Robert Harris is the master of the historical thriller.
by Jon Page - November 18th, 2013
Robert Harris is the master of the historical thriller. Whether it is a well-known parts of history like the destruction of Pompeii or Cicero in Ancient Rome or even an alternate re-imagining like Hitler’s 70th birthday celebrations Robert Harris always manages to keep you on the edge of your seat.
Part of his brilliance is his ability to distill historical events into the form of a modern-day thriller. Imperium read like a legal thriller while the follow-up Lustrum was an intense political thriller. An Officer and a Spy borrows on both these structures as well as incorporating the cat and mouse games of the spy thriller as Harris takes on The Dreyfus Affair.
I must admit my ignorance to having no knowledge of The Dreyfus Affair before reading the book so I did get to enjoy this historical retelling blind, so to speak. However this is the author who made Pompeii thrilling even though we all know how that story ends.
What I loved the best about this book is how Harris tells the story. The book is narrated by Major (soon to be Colonel) Georges Picquart. We pick up the story at Captain Alfred Dreyfus’s military degradation (his official denouncement as a traitor and parade in front of his fellow soldiers). Picquart has been monitoring Dreyfus’s closed trial and reporting back to the Minister for War. For this work he is rewarded with promotion and takes charge of France’s intelligence bureau.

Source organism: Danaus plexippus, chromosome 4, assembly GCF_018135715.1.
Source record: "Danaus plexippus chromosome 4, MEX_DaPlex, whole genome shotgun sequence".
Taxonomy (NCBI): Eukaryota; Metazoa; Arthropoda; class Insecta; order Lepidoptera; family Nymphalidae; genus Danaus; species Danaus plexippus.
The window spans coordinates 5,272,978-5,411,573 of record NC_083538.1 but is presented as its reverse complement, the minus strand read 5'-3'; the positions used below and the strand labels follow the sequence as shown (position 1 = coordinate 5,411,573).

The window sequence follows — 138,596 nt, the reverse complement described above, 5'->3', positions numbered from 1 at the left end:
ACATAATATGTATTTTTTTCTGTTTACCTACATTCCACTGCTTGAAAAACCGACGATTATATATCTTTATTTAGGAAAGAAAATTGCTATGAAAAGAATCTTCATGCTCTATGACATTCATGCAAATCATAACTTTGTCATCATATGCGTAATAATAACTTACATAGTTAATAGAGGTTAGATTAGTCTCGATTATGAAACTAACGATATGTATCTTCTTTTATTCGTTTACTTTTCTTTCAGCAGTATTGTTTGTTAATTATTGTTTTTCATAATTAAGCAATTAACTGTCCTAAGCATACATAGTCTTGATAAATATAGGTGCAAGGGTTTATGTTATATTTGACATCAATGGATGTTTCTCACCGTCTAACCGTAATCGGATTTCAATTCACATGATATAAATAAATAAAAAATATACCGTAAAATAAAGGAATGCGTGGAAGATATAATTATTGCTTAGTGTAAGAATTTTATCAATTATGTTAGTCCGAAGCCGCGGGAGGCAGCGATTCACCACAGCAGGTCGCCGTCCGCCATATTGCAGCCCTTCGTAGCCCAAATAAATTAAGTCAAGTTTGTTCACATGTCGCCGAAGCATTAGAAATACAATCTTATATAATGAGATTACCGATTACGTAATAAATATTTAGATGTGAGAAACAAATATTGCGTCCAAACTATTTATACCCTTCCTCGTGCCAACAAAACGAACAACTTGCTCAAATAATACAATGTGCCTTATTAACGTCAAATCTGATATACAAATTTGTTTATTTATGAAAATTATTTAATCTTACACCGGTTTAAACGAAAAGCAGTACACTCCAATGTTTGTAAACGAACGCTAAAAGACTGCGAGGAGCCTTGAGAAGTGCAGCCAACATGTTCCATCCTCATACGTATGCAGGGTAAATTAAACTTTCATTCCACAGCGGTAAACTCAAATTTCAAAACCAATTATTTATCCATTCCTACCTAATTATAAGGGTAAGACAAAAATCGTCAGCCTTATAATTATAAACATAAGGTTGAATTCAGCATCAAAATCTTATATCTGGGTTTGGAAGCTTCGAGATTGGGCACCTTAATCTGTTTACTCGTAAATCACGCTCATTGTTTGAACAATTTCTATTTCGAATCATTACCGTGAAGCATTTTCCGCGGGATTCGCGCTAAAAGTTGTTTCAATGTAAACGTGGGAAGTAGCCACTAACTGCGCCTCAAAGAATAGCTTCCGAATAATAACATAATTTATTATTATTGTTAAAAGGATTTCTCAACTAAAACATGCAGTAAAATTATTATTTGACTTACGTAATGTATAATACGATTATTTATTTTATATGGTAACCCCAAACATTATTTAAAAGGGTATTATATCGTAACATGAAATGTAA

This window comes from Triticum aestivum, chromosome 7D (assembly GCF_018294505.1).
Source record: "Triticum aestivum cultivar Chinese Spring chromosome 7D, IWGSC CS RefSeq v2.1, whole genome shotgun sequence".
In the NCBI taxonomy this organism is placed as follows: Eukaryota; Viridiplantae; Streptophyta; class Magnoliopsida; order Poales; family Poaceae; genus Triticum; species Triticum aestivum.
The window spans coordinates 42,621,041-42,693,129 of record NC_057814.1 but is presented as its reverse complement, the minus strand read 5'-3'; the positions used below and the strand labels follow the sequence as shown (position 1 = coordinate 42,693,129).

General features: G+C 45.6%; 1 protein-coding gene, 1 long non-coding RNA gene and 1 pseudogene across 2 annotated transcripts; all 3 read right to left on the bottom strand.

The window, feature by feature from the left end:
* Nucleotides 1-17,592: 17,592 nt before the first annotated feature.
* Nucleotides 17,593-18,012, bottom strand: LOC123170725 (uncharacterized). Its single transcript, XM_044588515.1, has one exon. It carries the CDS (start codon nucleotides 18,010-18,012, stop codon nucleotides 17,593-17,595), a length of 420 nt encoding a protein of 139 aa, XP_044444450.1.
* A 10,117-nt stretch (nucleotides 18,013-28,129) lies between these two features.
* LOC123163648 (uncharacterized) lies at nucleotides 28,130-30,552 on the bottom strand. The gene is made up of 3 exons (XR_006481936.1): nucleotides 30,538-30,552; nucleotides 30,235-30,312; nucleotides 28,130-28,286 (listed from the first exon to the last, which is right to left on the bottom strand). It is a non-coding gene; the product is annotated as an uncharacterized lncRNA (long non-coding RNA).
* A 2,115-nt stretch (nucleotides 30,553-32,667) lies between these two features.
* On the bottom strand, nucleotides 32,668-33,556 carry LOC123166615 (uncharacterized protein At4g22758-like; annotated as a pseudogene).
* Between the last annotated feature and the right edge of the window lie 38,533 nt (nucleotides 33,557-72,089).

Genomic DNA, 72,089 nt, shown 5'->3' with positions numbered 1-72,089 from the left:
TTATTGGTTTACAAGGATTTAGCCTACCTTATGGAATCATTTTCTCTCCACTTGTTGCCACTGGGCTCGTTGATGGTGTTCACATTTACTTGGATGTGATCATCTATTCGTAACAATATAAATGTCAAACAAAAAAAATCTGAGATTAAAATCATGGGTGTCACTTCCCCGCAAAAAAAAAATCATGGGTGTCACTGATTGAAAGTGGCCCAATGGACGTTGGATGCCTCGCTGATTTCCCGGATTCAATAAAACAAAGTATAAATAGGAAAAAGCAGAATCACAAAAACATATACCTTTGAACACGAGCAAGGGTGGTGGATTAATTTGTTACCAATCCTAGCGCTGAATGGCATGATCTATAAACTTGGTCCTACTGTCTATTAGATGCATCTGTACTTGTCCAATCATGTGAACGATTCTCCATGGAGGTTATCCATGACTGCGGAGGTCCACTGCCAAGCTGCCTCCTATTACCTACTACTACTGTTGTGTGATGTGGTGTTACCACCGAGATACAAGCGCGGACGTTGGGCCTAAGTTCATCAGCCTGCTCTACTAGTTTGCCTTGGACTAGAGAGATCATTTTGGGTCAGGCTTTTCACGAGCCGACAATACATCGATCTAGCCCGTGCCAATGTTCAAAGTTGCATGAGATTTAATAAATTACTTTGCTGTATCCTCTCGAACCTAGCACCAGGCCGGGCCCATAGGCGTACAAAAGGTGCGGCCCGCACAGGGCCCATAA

It is here however that he uncovers that not all was as it appeared with the Dreyfus case. When Picquart uncovers another possible spy in the French Army his investigation leads him to conclude that Dreyfus may have been innocent. Despite warnings to drop the case Picquart is determined to uncover the truth but with those involved in positions of power and influence Picquart is soon facing the same fate of Dreyfus.
History can often be dry and difficult to relate to in the modern world. Robert Harris is able not only to bring to life the events of over a century ago but also the tension, intrigue and misplaced loyalties that made The Dreyfus Affair one of history’s most notorious cases.